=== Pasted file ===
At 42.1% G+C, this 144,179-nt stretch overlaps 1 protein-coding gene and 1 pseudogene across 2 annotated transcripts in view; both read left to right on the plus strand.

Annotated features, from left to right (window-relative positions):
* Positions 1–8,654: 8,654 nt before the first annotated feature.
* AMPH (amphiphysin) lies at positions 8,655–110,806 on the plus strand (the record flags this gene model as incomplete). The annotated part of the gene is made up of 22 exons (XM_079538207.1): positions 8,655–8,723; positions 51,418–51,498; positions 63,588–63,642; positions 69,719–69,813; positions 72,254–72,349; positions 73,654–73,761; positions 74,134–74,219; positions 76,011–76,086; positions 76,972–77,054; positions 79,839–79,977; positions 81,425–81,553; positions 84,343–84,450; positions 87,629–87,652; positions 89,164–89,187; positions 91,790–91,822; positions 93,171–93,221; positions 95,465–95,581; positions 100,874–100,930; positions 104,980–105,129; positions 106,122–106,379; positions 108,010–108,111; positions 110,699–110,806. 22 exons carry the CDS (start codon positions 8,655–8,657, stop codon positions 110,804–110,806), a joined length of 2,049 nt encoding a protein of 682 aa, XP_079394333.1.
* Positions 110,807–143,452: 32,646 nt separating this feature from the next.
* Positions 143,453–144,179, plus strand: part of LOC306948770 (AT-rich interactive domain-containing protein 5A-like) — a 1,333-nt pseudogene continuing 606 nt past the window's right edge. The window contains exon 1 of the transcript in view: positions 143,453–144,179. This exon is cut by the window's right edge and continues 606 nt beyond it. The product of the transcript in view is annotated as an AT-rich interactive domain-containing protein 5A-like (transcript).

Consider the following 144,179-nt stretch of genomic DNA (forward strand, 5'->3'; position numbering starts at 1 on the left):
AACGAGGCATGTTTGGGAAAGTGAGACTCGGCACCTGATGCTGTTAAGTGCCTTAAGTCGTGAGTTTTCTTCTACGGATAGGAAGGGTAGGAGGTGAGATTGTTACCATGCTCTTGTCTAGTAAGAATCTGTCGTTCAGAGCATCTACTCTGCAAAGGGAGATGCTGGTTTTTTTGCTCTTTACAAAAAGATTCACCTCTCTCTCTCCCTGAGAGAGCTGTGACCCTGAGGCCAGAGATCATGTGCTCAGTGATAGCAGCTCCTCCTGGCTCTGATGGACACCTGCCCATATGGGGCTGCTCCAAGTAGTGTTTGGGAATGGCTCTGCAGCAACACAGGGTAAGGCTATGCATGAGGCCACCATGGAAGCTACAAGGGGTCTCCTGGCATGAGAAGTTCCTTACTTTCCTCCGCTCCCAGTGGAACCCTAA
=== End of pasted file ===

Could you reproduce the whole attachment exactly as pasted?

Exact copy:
At 42.1% G+C, this 144,179-nt stretch overlaps 1 protein-coding gene and 1 pseudogene across 2 annotated transcripts in view; both read left to right on the plus strand.

Annotated features, from left to right (window-relative positions):
* Positions 1–8,654: 8,654 nt before the first annotated feature.
* AMPH (amphiphysin) lies at positions 8,655–110,806 on the plus strand (the record flags this gene model as incomplete). The annotated part of the gene is made up of 22 exons (XM_079538207.1): positions 8,655–8,723; positions 51,418–51,498; positions 63,588–63,642; positions 69,719–69,813; positions 72,254–72,349; positions 73,654–73,761; positions 74,134–74,219; positions 76,011–76,086; positions 76,972–77,054; positions 79,839–79,977; positions 81,425–81,553; positions 84,343–84,450; positions 87,629–87,652; positions 89,164–89,187; positions 91,790–91,822; positions 93,171–93,221; positions 95,465–95,581; positions 100,874–100,930; positions 104,980–105,129; positions 106,122–106,379; positions 108,010–108,111; positions 110,699–110,806. 22 exons carry the CDS (start codon positions 8,655–8,657, stop codon positions 110,804–110,806), a joined length of 2,049 nt encoding a protein of 682 aa, XP_079394333.1.
* Positions 110,807–143,452: 32,646 nt separating this feature from the next.
* Positions 143,453–144,179, plus strand: part of LOC306948770 (AT-rich interactive domain-containing protein 5A-like) — a 1,333-nt pseudogene continuing 606 nt past the window's right edge. The window contains exon 1 of the transcript in view: positions 143,453–144,179. This exon is cut by the window's right edge and continues 606 nt beyond it. The product of the transcript in view is annotated as an AT-rich interactive domain-containing protein 5A-like (transcript).

Consider the following 144,179-nt stretch of genomic DNA (forward strand, 5'->3'; position numbering starts at 1 on the left):
AACGAGGCATGTTTGGGAAAGTGAGACTCGGCACCTGATGCTGTTAAGTGCCTTAAGTCGTGAGTTTTCTTCTACGGATAGGAAGGGTAGGAGGTGAGATTGTTACCATGCTCTTGTCTAGTAAGAATCTGTCGTTCAGAGCATCTACTCTGCAAAGGGAGATGCTGGTTTTTTTGCTCTTTACAAAAAGATTCACCTCTCTCTCTCCCTGAGAGAGCTGTGACCCTGAGGCCAGAGATCATGTGCTCAGTGATAGCAGCTCCTCCTGGCTCTGATGGACACCTGCCCATATGGGGCTGCTCCAAGTAGTGTTTGGGAATGGCTCTGCAGCAACACAGGGTAAGGCTATGCATGAGGCCACCATGGAAGCTACAAGGGGTCTCCTGGCATGAGAAGTTCCTTACTTTCCTCCGCTCCCAGTGGAACCCTAA